HEALDSBURG, Calif. - Warnings are back up, for the first time this summer, about toxic algae in the Russian River.
Three of ten beaches tested showed the presence of naturally-occurring toxins produced by blue-green algae.
Those beaches are Cloverdale River Park, Patterson Point west of Guerneville, and Del Rio Woods Beach in Healdsburg.
All three will remain open, and swimming is allowed, but signs at all ten beaches advise caution for small children and dogs, who are especially susceptible.
"We were only at the river for a couple of hours before Posie passed," recalled Brooke Rudas of San Jose, still emotional about the death of her two year old golden retriever who died on a float trip on the Russian River in August of 2015.
"I didn't see her drink any of the water. She was jumping in and out of the boat, and swimming beside us," explained Rudas, who had no idea Posie had ingested the algae, which mixes with other river scum, but produces a lethal toxin.
Warmer water is more susceptible and across California, lakes and rivers are experiencing toxic algae bloom.
"We now test the beaches that are the most popular and frequently-used," Sonoma County Health Officer Dr. Karen Milman told KTVU.
The weekly testing began July 17, and the following Monday, trace levels were discovered.
Caution is the lowest level of alert.
"When we get up to the warning level, that's when we say people shouldn't be swimming in the water," explained Milman, "and at the danger level, the beach would be closed."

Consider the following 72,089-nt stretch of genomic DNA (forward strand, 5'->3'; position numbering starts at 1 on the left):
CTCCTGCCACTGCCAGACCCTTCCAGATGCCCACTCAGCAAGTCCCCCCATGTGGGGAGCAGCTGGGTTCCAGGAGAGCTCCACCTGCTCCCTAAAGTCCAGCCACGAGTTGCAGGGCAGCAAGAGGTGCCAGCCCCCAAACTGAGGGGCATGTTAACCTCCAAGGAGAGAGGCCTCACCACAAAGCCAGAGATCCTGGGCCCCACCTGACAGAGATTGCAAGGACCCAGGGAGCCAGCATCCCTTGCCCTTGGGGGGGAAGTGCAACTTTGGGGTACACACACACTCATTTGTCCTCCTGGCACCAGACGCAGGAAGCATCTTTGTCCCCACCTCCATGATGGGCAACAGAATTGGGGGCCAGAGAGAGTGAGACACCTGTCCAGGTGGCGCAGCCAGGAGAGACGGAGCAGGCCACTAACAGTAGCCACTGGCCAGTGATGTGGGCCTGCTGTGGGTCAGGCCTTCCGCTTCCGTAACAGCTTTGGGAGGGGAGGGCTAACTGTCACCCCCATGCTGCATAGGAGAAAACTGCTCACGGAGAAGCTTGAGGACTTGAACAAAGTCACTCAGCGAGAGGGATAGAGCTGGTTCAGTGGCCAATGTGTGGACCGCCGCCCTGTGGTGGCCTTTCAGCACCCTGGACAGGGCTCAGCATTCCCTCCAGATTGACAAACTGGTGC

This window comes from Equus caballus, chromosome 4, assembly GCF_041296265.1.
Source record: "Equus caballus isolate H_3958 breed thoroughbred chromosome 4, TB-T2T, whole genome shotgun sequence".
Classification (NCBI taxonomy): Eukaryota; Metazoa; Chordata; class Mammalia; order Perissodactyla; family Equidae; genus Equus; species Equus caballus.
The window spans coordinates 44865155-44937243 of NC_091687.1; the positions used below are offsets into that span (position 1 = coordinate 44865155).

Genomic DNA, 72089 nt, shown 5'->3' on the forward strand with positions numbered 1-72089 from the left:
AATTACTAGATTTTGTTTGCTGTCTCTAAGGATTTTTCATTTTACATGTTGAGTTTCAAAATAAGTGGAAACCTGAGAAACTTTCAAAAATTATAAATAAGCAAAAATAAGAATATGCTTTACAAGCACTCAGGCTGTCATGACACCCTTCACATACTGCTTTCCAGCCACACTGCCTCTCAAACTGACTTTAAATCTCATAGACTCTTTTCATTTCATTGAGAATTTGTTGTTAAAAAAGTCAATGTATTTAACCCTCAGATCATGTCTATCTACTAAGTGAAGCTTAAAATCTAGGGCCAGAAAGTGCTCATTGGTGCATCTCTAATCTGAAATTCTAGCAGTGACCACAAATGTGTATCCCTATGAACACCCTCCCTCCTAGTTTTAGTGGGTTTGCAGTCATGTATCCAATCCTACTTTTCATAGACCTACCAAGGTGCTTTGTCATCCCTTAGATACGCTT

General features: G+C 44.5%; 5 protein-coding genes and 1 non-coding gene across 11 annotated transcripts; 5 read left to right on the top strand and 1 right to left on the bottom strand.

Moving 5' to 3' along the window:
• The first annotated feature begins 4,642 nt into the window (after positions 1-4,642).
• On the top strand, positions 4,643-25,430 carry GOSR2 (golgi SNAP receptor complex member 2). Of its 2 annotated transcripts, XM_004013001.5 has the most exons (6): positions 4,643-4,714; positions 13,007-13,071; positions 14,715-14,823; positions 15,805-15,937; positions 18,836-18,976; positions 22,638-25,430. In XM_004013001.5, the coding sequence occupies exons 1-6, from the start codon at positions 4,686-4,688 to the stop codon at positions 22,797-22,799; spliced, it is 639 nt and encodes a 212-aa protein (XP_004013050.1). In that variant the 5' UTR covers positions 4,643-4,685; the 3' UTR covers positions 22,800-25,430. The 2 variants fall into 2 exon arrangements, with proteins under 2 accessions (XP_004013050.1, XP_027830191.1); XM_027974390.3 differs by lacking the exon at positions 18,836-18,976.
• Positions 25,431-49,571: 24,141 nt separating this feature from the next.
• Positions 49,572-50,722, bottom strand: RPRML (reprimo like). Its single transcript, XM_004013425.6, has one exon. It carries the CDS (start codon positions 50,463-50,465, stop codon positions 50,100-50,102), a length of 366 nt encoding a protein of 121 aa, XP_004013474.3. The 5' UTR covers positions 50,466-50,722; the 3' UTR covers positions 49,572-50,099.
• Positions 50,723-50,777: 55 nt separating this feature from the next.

At Del Rio Beach, the shoreline is dotted with prominent signs warning of the danger.
"We want people to know there's the potential that toxins are in the water so take precautions, protect themselves and their animals but other than that, go and enjoy the river," advised Milman.
Some who live on Fitch Mountain, near Del Rio beach, wonder if the threat is well understood.
"The weekend will be the test, the proof," resident Betsy Sliney told KTVU, as she walked her two dogs Thursday evening.
"I'm aware of the algae, but I don't know if everybody is. And some people figure they've always swam in the river, and so have their dogs, and they're not going to change anything."
For her part, Brooke Rudas wishes the awareness and warnings had been more prominent when she and her husband took Posie on the canoe that fateful day.
It was an excursion they'd enjoyed several times before without problems.
"It's not worth the risk to go in the water, if you don't need to," Rudas declared, "so just wait for the water levels to rise, wait for warnings to go away."
Her beloved pet started the day healthy, then began convulsing and died in the canoe.
"She was shaking, and she seemed cold, So I held her, because she's my baby and I loved her," said Rudas, weeping,"and I still think about her every day."